We will explore aspects of the Jewish culture; holidays, customs, and heritage. In addition we will get a taste of the Israeli folklore through music, art, humor, slang, food…

This course is intended for MASA students, but other students may be able to participate on a case by case basis. Language learning is strongly encouraged generally among students outside of the classroom.

 

Spring 2018

Basics of Organic Food Production

Taught by Dr. Elaine Solowey

This course presents information about small-scale organic food production, its potential and its problems. Students will also explore the social and economic aspects of producing one’s own organic food and engage students in practicing soil enrichment techniques, composting, container gardening and keeping small livestock as well as seed saving, food storage, food preparation, slow food movements and the active preservation of heirloom fruits vegetables and animal breeds.

Biodiversity of Sand Dunes

The aim of this course provides the students with hands-on experience in studying biodiversity by exploring its sharp decline and the human-made crisis that ecologists are trying to solve. Some of the important questions are: What species exist, and how many? How do we evaluate the abundance and the richness of species? Why is biodiversity so important? How do we set priority regions for conservation based on biodiversity? We will learn about the ecosystem changes of sand dunes including natural and anthropogenic processes. In addition, we will study the development threats to the dunes and the politics behind them. These questions and others will be dealt with before, during and after sampling several taxonomic groups on sand dunes.

Critical Social Sustainability

Taught by Dr. Miri Lavi Neeman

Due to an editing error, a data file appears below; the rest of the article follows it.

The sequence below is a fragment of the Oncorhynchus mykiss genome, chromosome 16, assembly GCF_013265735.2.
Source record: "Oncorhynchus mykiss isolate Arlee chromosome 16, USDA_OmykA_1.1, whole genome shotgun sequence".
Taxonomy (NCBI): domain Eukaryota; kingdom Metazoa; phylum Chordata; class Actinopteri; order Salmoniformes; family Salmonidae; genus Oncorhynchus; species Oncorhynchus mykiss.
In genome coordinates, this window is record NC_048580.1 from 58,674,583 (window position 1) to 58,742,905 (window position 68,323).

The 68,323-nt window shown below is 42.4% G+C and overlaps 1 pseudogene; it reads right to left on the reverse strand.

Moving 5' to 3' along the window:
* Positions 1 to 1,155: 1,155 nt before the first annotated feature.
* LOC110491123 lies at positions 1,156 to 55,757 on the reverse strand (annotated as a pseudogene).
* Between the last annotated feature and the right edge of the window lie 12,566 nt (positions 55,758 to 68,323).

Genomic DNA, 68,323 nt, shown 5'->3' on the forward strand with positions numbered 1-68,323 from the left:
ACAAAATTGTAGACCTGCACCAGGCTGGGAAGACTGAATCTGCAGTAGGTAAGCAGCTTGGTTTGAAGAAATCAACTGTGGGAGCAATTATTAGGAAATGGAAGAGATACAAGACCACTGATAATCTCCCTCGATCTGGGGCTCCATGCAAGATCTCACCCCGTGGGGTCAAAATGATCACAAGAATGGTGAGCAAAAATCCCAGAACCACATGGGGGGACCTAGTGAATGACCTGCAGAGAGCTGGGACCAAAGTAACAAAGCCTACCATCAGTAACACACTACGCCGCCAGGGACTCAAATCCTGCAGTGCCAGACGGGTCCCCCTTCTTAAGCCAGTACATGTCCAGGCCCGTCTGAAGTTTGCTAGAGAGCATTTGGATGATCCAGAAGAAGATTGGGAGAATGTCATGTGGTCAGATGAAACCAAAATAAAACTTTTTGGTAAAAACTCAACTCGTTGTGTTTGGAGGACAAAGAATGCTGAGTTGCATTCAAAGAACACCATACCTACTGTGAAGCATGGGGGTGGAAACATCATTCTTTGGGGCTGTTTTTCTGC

Sustainability, it seems, is everywhere—in activism, ecology, popular culture, and industry. In the face of economic and environmental crisis, and unprecedented rates of urbanization, the term has become omnipresent and at times overused across various social arenas and in policy circles. This is perhaps an indication to a deep shared desire for a sustainable future. But the increasing popularity of the term presents us with competing and at times contradictory meanings and application of the term that poses challenges for sustainability scholarship and practice.

This course looks at sustainability and its arguably contradictory win-win goals of economic growth, environmental integrity, and social equity, from perspectives developed in human, critical & urban political geography.

Directed Research and Independent Study in the Environment

Taught by Dr. Avigail Morris and Dr. Jawad Shoqeir

This seminar provides a framework for students interested in pursuing an independent research project while enrolled in the undergraduate program. Students are matched up with an academic advisor from the Arava Institute or elsewhere in the region whom they meet with on a weekly basis. Research should centered around work that can only be done in Israel, the Palestinian Authority, or Jordan, such as working with particular communities or dealing with a region-specific issue. All types of research are possible, whether they are scientifically or sociologically based. The seminar can also act as a support for research the student is currently undertaking at their home university. All students are required to write a research proposal, give an oral presentation at the end of the semester and write a final research paper.

It is expected that students undertaking the seminar have some prior experience in conducting research. Framework includes support in research design, research writing and presentation of results.

Ecology of the Arava

Taught by Dr. Elli Groner

This course will present an overview of the ecology of the Arava Desert. In this course, basic principals of ecology and then desert ecology will be introduced. Student will learn about desert food webs, interaction between ecosystems, pollution and other risks to the conservation of the Arava. We will study the link between the Arava ecosystems. We will study plants, arthropods, mammals and birds of the terrestrial ecosystem and the principles and wildlife of the sea. While learning about different ecosystem and taxon we will study the anthropogenic impact on wildlife.

Environmental Ethics

Taught by Dr. Dan Perry